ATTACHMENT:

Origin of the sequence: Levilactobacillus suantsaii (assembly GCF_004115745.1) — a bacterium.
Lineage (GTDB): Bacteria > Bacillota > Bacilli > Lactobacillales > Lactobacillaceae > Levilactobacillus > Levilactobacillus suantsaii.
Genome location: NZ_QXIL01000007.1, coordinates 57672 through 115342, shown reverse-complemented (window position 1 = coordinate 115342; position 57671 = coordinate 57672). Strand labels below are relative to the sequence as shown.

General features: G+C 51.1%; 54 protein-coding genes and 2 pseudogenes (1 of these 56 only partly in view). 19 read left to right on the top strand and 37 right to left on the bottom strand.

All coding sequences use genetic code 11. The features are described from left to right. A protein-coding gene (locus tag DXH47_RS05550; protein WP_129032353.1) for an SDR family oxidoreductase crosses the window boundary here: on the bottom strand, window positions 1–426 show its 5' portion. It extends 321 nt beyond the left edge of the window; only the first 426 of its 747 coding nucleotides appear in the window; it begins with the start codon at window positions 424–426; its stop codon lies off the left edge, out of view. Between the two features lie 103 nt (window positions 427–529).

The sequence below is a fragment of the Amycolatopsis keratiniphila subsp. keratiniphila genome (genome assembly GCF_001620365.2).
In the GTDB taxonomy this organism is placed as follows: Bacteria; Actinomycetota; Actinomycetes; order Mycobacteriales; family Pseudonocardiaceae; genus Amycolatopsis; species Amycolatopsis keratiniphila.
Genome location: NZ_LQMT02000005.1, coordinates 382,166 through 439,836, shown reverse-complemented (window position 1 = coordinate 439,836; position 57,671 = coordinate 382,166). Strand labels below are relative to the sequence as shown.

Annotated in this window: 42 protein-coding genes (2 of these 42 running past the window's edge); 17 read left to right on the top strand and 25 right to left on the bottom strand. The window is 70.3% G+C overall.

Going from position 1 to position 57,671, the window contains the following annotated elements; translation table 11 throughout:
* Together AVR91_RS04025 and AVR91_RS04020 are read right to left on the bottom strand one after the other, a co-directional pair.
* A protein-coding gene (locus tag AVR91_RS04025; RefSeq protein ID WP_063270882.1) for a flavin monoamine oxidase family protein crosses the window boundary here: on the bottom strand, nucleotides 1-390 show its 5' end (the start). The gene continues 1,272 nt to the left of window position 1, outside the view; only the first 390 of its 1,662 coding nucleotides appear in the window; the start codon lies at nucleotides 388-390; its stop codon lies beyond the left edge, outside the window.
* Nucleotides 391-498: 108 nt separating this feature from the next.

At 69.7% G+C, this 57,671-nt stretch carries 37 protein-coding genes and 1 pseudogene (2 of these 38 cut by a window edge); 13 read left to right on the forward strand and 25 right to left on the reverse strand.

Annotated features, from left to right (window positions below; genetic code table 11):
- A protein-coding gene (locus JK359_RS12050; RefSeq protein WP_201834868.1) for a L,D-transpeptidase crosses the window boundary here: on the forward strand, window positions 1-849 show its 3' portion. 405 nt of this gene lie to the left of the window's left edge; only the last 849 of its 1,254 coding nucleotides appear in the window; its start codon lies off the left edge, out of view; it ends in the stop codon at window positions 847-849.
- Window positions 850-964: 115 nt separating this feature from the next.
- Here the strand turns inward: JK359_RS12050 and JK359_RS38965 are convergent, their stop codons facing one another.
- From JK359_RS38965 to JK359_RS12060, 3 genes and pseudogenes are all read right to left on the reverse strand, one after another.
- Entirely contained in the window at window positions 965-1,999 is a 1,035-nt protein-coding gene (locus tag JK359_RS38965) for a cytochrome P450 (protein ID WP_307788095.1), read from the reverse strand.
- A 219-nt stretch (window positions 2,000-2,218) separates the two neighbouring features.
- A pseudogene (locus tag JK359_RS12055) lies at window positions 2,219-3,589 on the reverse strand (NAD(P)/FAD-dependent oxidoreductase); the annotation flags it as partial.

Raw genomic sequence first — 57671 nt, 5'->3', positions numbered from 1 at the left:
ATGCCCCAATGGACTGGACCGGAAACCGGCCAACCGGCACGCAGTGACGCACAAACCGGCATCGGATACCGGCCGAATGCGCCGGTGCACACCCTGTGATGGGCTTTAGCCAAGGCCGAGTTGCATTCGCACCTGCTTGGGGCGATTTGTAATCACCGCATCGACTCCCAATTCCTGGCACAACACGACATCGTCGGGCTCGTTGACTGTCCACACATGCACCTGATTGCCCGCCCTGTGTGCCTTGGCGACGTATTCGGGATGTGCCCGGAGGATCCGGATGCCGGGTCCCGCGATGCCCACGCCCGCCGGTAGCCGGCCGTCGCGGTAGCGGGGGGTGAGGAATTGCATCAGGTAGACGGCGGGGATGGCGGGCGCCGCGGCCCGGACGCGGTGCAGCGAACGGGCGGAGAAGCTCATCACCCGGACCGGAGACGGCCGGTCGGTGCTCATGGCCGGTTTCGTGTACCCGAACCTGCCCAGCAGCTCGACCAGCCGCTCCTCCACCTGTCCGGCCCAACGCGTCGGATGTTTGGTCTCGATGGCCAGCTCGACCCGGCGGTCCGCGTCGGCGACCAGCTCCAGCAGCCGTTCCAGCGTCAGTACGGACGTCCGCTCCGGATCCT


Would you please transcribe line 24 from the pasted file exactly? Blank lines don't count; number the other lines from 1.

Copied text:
ATGCCCCAATGGACTGGACCGGAAACCGGCCAACCGGCACGCAGTGACGCACAAACCGGCATCGGATACCGGCCGAATGCGCCGGTGCACACCCTGTGATGGGCTTTAGCCAAGGCCGAGTTGCATTCGCACCTGCTTGGGGCGATTTGTAATCACCGCATCGACTCCCAATTCCTGGCACAACACGACATCGTCGGGCTCGTTGACTGTCCACACATGCACCTGATTGCCCGCCCTGTGTGCCTTGGCGACGTATTCGGGATGTGCCCGGAGGATCCGGATGCCGGGTCCCGCGATGCCCACGCCCGCCGGTAGCCGGCCGTCGCGGTAGCGGGGGGTGAGGAATTGCATCAGGTAGACGGCGGGGATGGCGGGCGCCGCGGCCCGGACGCGGTGCAGCGAACGGGCGGAGAAGCTCATCACCCGGACCGGAGACGGCCGGTCGGTGCTCATGGCCGGTTTCGTGTACCCGAACCTGCCCAGCAGCTCGACCAGCCGCTCCTCCACCTGTCCGGCCCAACGCGTCGGATGTTTGGTCTCGATGGCCAGCTCGACCCGGCGGTCCGCGTCGGCGACCAGCTCCAGCAGCCGTTCCAGCGTCAGTACGGACGTCCGCTCCGGATCCT